By Mike Mattson
Local Sports Journal
WHITEHALL – Whitehall’s Trip Thommen has some advice for undersized athletes looking to excel in sports:.
“A lot of (kids) say they don’t want to play football because they are too small,” Thommen said. “But if you put in the work in the offseason, you will be able to compete in sports.”
It’s quality advice from the undersized Thommen, who‘s done the hard work and reaped the rewards as a standout running back in Whitehall’s explosive offensive attack.
Thommen, a mere 5-foot-9 and 171 pounds, is on the brink of reaching the 1,000-yard rushing mark in his senior season. His productive ground game has helped power the Vikings’ turnaround under second-year head coach Tony Sigmon.
Whitehall, which finished 1-8 last season, is 6-1 overall and can clinch second place in the West Michigan Conference Friday night – or possibly a share of the league title – with a win against Ravenna (6-1, 5-1).
The Vikings are 5-1 in the league after last week’s 50-22 loss at Oakridge.
Oakridge, 6-0 in the conference, can clinch the outright championship with a win over Mason County Central.
Sigmon said Thommen has been a solid team captain, due to his production on the field and his outstanding work ethic.
“He’s able to do a lot for us,’’ Sigmon said. “Pound for pound, he’s one of our strongest kids. Physically, he’s as gifted as anybody in our program.”
For the record, Trip is Thommen’s nickname. His first name is Harold, the same as his father and grandfather. Hence, Trip is a shortened “triple’’ reference for Harold III.
On the field, Thommen excels in three areas for the Vikings – running back, outside linebacker and leader.
He is best known for his contributions at running back, where he sparks the Vikings’ ground attack.
Thommen has 124 carries for 899 yards (7.3 average) and 12 touchdowns this fall. He averages 128 yards per game and leads the team with 78 points scored.
He has two games to reach the 1,000-yard mark in the regular season, an accomplishment he fell just short of last season.
“For offense, if you are smaller, it makes it kind of easier,” Thommen said. “You must have speed and strength and I think I have that. When I am out there, I think I have to go forward and fight for as many yards as I can get.”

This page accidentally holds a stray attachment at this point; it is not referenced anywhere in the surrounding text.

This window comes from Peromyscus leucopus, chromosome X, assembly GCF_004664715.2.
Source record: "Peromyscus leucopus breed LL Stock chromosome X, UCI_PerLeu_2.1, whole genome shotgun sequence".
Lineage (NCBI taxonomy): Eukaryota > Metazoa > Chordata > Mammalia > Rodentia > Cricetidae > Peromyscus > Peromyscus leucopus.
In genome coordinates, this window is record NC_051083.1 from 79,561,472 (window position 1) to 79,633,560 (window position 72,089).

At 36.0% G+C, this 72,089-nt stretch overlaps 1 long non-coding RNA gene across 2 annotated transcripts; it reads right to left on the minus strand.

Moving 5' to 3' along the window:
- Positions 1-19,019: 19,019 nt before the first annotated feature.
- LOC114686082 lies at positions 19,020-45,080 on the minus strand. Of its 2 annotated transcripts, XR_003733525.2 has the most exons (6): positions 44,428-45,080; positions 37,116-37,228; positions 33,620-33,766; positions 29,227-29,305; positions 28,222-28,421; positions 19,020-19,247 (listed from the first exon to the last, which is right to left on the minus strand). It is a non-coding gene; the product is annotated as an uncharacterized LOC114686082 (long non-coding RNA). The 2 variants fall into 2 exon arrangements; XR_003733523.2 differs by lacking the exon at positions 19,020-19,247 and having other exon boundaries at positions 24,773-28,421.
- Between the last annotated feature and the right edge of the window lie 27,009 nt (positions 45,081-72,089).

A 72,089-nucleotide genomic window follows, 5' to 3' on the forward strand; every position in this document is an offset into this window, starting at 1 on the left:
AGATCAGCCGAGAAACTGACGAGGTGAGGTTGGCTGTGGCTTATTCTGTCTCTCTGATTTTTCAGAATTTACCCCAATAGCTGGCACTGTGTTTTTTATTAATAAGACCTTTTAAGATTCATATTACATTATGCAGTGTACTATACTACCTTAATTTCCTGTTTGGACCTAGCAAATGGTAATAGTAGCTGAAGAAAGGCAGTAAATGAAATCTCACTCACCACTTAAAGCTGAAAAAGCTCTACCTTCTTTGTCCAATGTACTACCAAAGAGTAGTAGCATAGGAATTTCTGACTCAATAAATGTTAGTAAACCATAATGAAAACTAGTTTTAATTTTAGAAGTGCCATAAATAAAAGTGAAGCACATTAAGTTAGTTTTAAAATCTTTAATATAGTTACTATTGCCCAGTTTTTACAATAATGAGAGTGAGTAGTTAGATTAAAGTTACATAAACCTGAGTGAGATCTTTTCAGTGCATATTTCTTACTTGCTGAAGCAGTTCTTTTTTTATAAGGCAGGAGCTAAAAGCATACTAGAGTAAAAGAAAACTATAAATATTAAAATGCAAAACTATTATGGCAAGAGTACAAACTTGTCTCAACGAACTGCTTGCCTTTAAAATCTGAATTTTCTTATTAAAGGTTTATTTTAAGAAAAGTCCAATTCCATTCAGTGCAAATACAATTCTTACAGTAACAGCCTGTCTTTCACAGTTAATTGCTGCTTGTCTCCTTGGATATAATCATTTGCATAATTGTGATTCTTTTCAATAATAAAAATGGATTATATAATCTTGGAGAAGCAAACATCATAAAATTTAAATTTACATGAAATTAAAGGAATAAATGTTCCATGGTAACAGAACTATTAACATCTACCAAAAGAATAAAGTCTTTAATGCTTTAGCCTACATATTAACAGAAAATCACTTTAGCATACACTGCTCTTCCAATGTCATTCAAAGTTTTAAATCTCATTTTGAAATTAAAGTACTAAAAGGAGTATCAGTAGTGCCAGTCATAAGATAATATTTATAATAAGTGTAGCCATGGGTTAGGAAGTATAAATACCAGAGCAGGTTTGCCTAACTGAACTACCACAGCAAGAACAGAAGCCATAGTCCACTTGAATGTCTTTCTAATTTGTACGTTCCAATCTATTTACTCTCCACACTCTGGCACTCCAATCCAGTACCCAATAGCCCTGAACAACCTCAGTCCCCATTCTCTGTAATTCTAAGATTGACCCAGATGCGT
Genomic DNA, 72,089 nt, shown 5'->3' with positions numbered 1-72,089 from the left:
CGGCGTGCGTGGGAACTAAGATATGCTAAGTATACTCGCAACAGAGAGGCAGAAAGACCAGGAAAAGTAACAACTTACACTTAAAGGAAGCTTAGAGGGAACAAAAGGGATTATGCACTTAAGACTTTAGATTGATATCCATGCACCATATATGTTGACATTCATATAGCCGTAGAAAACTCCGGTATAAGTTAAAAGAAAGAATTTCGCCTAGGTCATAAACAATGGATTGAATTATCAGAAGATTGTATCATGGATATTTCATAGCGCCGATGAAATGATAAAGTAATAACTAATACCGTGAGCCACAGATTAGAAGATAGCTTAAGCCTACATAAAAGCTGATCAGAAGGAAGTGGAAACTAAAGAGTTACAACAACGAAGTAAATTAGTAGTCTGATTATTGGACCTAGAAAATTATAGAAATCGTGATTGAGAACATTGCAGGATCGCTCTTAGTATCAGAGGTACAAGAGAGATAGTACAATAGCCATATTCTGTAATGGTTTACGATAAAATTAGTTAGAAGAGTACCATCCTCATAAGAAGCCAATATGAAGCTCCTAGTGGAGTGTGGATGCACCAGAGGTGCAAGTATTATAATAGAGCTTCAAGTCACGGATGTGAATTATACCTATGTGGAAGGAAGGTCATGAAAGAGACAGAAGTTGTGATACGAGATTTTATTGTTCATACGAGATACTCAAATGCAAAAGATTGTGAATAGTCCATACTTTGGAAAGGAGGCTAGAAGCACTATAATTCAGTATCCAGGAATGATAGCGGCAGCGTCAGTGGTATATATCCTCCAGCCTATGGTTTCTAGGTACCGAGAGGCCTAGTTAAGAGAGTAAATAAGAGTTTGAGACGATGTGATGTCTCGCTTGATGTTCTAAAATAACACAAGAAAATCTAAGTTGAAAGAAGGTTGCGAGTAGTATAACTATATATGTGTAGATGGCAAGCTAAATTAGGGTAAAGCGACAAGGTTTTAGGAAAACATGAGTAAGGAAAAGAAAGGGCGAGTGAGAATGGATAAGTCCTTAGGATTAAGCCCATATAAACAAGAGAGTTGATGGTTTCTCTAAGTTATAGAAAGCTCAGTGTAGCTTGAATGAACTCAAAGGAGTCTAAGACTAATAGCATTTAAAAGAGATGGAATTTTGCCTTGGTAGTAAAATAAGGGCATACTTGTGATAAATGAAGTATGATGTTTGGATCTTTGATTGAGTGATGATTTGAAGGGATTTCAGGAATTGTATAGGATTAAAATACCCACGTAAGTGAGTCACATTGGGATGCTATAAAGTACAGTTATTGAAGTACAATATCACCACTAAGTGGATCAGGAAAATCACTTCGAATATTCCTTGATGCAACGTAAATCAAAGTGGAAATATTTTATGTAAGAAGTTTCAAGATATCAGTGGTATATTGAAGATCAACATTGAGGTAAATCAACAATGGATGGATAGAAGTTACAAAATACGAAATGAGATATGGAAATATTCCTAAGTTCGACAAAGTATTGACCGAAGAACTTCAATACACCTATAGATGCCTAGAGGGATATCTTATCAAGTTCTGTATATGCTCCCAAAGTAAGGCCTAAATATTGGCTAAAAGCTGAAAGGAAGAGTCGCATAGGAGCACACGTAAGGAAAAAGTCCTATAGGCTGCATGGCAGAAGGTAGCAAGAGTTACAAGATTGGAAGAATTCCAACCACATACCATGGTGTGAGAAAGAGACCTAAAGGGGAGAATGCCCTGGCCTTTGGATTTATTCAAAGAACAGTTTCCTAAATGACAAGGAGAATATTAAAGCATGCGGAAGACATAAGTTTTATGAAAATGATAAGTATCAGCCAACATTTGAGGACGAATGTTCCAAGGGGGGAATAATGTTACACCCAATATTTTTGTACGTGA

Thommen’s running style? Sigmon said it’s basically a north-south, right-at-you approach.
“He’s definitely a hard downhill runner,” Sigmon said. “I read in the paper after the Montague game that (Montague coach Pat Collins) referred to him as a beast. That is a lot of respect coming from the coach of a rival school.
“He’s a guy that makes people miss,” Sigmon added about Thommen, who wears jersey No. 12. “In the fourth quarter he gets stronger as others get tired. He’s the total package. He’s fast enough for cuts to make people miss and he can run over people too.”
What Sigmon likes best about Thommen this season is his leadership.
“He’s done a better job this year being more vocal,” Sigmon said. “He definitely leads by example. The other kids see that and have respect for him. He’s a leader in school and one of those kids you want to have in your program.”
Thommen also is a talented wrestler at Whitehall. He said wrestling has helped him mentally and physically in football.
“A lot of the same stuff in football is in wrestling, like tackling and takedowns,’’ Thommen said. “And that helps out a lot. Wrestling builds on mental toughness and that helps me in football, going play after play as hard as you can.”
Whitehall has accomplished a lot in its turnaround season. The Vikings have clinched a playoff spot, defeated rival Montague for the first time since 2006, and hurt opponents with an explosive veer offense.
Thommen said the team won’t let last week’s Oakridge loss affect it. In fact, the Vikings plan to use the defeat as motivation for the rest of the season.
“The Oakridge game has relit the flame in us to start working harder for the last two games of the year and the playoffs,” Thommen said.
“We’re just really happy how the season has turned out so far. We’re looking to do some good things at the end. We will stay together as a team and make some things happen.”
Thommen, an outdoor enthusiast who enjoys hunting, fishing and camping, plans to study biology or health sciences in college. Northern Michigan University and Grand Valley State are his top choices for continuing his studies.